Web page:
Tarun Kumar Bansal is an entrepreneur and his wife, Sunaina, is a housewife. Together they have two daughters, Trijaa and Shubhda, who study in class 3 and class 1 at a school in Gurugram. This is where this family ceases to be ordinary.
When the first wave of COVID-19 subsided in October 2020, they all embarked on a six-month journey of 26,000 kilometers across India and covered around 200 small villages, 90 towns and more temples than they cannot count. All this, while work and study went on as usual. And there is more, none of this was planned.
With parents bitten by the travel bug, Trijaa and Shubhda were already used to being away from school for two months to travel. Just before the pandemic, their parents took them to Central America. “Before that, we were finishing the Latin American circuit,” says Tarun. But exploring their own country turned out to be more than a vacation.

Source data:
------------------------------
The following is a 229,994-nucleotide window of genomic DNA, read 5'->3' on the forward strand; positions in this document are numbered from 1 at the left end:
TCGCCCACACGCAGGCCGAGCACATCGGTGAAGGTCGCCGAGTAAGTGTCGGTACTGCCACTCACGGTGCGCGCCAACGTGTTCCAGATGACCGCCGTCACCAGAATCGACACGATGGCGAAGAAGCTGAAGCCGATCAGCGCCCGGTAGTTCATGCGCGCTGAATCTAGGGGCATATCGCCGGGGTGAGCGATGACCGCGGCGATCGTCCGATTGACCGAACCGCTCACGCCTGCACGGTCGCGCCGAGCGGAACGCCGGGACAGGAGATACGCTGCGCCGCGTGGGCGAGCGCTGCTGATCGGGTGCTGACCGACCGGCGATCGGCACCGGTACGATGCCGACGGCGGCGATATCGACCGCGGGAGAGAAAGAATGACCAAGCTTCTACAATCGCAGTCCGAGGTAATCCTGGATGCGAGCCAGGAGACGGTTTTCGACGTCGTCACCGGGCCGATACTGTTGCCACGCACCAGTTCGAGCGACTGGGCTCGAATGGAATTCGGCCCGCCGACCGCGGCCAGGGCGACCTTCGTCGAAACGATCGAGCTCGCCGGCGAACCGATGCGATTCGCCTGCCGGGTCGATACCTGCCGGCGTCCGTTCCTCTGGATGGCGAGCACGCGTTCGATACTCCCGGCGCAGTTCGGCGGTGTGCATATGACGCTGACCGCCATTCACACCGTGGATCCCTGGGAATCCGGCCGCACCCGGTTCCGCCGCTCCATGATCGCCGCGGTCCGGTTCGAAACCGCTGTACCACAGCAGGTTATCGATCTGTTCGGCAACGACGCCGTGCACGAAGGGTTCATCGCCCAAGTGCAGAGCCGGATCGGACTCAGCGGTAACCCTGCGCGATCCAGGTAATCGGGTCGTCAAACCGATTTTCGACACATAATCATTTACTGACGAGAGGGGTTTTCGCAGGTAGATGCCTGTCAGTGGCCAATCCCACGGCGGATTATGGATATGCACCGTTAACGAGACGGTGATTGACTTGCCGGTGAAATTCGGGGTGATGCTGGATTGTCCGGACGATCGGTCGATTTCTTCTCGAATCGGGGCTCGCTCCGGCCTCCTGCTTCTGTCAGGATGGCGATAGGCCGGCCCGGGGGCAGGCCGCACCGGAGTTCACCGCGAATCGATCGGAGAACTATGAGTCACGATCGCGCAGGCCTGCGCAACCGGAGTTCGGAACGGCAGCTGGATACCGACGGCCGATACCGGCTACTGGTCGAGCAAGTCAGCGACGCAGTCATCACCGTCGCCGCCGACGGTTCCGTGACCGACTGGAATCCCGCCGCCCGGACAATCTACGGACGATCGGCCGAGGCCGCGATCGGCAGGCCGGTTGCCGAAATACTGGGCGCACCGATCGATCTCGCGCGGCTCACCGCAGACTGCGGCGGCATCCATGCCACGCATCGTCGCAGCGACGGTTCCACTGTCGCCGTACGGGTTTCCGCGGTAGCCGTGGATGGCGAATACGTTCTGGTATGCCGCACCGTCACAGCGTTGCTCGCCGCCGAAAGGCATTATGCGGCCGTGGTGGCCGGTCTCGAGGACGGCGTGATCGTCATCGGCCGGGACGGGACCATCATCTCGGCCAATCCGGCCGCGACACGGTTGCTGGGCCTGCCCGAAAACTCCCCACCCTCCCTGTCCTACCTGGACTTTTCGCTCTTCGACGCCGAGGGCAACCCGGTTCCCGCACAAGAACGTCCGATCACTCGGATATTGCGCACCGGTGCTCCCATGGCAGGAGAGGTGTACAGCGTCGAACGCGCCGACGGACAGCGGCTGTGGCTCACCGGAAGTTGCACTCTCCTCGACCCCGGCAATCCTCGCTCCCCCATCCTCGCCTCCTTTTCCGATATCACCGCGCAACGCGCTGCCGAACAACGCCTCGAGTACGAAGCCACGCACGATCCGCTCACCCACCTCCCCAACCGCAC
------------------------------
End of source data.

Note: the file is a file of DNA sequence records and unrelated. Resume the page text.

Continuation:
“It’s not education that we really need, but knowledge. Our children have learned things about life that you don’t learn in school, ”says Bansal, who has since watched his children learn new things through road school and apply them to their formal education ever since. during. As parents, he believes the trip has taught the couple some things for themselves and, as he puts it, “there is no going back.”
That was not the plan …
Tarun and Sunaina’s original plan was to take a month-long trip, as it was possible with a “work from home” system and online schooling. They took the children to Jaisalmer, a town they visit once a year. “But it wasn’t planned as a six-month trip,” Tarun reveals. It was only when they were directed to some local temples in the city after a few weeks that they realized it was time to explore India’s rich culture, meet people and visit them. learn about traditions in different parts of the country.